New York Extends Health Benefits to Immigrants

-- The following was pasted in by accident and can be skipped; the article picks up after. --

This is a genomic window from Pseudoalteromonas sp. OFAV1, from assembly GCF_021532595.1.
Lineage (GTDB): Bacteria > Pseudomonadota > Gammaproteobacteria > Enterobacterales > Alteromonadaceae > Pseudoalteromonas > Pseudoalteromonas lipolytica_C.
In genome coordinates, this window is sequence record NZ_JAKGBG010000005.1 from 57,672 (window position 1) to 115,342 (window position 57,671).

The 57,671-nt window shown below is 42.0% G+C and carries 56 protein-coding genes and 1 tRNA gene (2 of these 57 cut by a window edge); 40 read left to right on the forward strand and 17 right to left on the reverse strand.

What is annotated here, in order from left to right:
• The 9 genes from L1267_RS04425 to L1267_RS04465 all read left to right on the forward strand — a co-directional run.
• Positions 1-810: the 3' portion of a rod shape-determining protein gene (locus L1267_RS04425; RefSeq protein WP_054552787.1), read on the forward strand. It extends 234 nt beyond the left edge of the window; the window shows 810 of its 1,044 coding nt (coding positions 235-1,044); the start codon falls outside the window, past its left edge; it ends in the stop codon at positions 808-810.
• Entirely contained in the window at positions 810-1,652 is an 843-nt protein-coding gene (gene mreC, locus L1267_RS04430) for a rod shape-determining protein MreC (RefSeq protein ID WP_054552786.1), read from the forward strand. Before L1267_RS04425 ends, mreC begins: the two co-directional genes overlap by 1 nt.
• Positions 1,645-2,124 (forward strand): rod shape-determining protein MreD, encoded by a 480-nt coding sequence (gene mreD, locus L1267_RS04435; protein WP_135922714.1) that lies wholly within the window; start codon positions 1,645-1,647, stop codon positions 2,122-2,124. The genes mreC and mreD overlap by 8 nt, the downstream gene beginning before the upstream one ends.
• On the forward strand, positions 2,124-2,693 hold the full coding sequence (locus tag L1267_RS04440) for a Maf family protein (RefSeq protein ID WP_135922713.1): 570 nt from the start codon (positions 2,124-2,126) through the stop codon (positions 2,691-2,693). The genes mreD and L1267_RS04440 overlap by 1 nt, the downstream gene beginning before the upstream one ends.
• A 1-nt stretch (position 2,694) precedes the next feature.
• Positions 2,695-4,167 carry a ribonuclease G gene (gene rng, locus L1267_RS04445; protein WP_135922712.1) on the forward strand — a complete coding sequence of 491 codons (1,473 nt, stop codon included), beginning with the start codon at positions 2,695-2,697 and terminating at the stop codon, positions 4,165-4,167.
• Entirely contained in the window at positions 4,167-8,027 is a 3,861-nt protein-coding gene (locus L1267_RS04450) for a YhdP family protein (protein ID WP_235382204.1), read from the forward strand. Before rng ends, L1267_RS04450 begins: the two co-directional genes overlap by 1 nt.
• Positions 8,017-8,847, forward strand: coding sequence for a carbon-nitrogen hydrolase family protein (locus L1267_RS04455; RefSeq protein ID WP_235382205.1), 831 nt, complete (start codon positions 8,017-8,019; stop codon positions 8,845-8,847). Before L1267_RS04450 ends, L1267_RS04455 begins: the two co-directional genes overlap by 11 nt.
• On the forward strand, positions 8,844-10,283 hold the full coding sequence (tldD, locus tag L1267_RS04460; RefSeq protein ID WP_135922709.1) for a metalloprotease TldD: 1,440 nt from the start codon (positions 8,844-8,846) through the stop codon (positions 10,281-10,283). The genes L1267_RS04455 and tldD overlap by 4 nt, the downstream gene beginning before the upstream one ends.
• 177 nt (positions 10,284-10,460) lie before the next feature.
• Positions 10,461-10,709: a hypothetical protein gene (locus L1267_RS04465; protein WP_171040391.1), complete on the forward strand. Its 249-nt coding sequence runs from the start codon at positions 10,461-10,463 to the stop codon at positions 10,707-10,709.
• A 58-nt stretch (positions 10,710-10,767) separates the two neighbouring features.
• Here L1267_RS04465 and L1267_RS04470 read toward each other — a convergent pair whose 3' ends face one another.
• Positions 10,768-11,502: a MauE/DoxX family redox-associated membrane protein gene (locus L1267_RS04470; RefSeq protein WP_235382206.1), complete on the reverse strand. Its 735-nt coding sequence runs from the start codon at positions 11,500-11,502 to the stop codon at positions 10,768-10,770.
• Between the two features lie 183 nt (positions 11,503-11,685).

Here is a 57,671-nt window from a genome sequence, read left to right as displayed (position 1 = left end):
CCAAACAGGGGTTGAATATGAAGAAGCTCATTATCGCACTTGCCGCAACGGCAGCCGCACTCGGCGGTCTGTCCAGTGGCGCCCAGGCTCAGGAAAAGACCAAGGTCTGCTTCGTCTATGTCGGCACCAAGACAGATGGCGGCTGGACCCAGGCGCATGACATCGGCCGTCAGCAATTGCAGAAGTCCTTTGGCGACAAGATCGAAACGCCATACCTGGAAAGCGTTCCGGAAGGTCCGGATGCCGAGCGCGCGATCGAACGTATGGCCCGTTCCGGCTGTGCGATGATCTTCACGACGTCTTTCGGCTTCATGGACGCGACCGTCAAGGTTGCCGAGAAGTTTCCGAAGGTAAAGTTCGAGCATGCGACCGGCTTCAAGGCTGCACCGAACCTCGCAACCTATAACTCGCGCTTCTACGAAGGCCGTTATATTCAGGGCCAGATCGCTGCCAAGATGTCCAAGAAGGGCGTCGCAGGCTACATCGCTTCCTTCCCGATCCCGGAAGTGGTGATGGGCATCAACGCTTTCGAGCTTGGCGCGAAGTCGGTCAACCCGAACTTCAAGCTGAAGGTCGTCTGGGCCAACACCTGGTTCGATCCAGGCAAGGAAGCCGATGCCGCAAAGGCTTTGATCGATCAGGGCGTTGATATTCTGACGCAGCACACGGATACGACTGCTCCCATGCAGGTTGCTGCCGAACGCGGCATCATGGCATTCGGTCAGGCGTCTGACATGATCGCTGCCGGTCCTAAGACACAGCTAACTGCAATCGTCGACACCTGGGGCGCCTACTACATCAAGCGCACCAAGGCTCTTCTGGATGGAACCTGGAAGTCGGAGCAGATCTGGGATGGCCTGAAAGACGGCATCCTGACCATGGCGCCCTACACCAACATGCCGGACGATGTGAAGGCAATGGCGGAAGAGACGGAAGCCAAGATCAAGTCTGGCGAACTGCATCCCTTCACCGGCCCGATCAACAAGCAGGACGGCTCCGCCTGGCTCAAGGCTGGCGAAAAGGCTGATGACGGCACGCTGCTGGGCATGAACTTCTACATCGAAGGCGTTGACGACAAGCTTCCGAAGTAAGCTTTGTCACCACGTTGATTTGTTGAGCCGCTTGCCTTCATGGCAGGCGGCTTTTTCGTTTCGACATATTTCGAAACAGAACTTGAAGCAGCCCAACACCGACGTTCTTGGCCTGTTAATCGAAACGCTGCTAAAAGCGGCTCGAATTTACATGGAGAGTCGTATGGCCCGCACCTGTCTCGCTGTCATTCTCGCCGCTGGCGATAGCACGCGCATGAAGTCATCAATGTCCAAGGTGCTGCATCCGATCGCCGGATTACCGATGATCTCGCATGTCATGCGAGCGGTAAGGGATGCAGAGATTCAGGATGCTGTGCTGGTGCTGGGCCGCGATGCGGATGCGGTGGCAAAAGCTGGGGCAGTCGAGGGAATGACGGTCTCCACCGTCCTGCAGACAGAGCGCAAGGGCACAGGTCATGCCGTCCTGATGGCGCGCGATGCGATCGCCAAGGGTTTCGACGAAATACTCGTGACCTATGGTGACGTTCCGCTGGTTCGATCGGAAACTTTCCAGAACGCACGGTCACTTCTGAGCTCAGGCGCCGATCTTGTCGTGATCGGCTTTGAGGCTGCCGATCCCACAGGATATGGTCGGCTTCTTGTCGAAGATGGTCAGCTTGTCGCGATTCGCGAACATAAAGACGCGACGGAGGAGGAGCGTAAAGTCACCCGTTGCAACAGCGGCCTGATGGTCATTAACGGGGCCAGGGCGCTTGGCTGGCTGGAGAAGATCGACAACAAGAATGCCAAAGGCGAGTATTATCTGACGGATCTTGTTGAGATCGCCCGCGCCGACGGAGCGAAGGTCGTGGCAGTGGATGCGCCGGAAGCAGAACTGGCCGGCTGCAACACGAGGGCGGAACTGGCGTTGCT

New York state has decided to allow all legal immigrants to receive health benefits under Family Health Plus, a new program intended to provide health insurance for the working poor who have incomes too high to qualify for Medicaid, the New York Times reports. To be eligible for the program, which is scheduled to begin today, a family of four must have an income that does not exceed $23,475 per year, or slightly above the federal poverty level. About 600,000 uninsured individuals will be covered by the $1.1 billion program over the next three years. Covering legal immigrants is expected to cost the state $10 million during the fiscal year that began April 1. Previously, state officials had been "noncommittal about whether some immigrants would be eligible" for the program, noting that federal welfare laws bar legal immigrants who arrived in the country after 1996 from receiving certain public benefits. But advocates said Family Health Plus should be extended to all immigrants, adding that without insurance, immigrants would turn to emergency rooms for their preventive care, a situation that would be "far costlier" for the state than if it offered immigrants benefits under the program. Further, the advocates noted that a recent ruling by the New York Court of Appeals found that the state had violated the state and federal Constitutions because it denied Medicaid benefits to legal immigrants who arrived after August 1996. Because Medicaid funds are being used to pay for Family Health Plus, the "same eligibility rules should apply to both programs," the advocates said. State Deputy Health Commissioner Robert Hinckley, who on Friday announced the decision to extend Family Health Plus benefits to legal immigrants, said it is unclear when the coverage for immigrants will begin because State Comptroller H. Carl McCall has not yet approved the health department's contracts with private insurers. The Times reports that the comptroller's office said it could not approve the contracts until "crucial questions," specifically concerning immigrant coverage, were answered (Sengupta, New York Times, 10/1).